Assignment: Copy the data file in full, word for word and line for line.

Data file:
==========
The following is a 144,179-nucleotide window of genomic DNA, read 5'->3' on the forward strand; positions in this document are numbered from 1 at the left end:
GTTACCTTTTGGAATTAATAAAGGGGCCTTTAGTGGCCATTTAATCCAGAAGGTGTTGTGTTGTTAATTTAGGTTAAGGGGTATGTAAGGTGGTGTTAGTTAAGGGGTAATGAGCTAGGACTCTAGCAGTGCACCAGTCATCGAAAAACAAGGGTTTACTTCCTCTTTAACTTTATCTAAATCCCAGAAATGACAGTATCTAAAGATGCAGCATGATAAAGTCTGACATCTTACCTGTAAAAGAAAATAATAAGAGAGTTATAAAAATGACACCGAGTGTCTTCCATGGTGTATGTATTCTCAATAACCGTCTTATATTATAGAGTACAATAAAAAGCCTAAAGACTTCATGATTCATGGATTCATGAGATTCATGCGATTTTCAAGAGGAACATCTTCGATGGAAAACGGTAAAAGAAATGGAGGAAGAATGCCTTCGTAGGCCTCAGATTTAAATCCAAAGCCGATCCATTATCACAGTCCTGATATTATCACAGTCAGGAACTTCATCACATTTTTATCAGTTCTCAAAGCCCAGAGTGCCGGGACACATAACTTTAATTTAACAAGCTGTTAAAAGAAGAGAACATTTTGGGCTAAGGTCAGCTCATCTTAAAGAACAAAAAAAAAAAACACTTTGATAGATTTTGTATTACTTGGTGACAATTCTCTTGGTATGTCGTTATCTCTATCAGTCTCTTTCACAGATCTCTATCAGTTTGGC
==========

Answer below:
The following is a 144,179-nucleotide window of genomic DNA, read 5'->3' on the forward strand; positions in this document are numbered from 1 at the left end:
GTTACCTTTTGGAATTAATAAAGGGGCCTTTAGTGGCCATTTAATCCAGAAGGTGTTGTGTTGTTAATTTAGGTTAAGGGGTATGTAAGGTGGTGTTAGTTAAGGGGTAATGAGCTAGGACTCTAGCAGTGCACCAGTCATCGAAAAACAAGGGTTTACTTCCTCTTTAACTTTATCTAAATCCCAGAAATGACAGTATCTAAAGATGCAGCATGATAAAGTCTGACATCTTACCTGTAAAAGAAAATAATAAGAGAGTTATAAAAATGACACCGAGTGTCTTCCATGGTGTATGTATTCTCAATAACCGTCTTATATTATAGAGTACAATAAAAAGCCTAAAGACTTCATGATTCATGGATTCATGAGATTCATGCGATTTTCAAGAGGAACATCTTCGATGGAAAACGGTAAAAGAAATGGAGGAAGAATGCCTTCGTAGGCCTCAGATTTAAATCCAAAGCCGATCCATTATCACAGTCCTGATATTATCACAGTCAGGAACTTCATCACATTTTTATCAGTTCTCAAAGCCCAGAGTGCCGGGACACATAACTTTAATTTAACAAGCTGTTAAAAGAAGAGAACATTTTGGGCTAAGGTCAGCTCATCTTAAAGAACAAAAAAAAAAAACACTTTGATAGATTTTGTATTACTTGGTGACAATTCTCTTGGTATGTCGTTATCTCTATCAGTCTCTTTCACAGATCTCTATCAGTTTGGC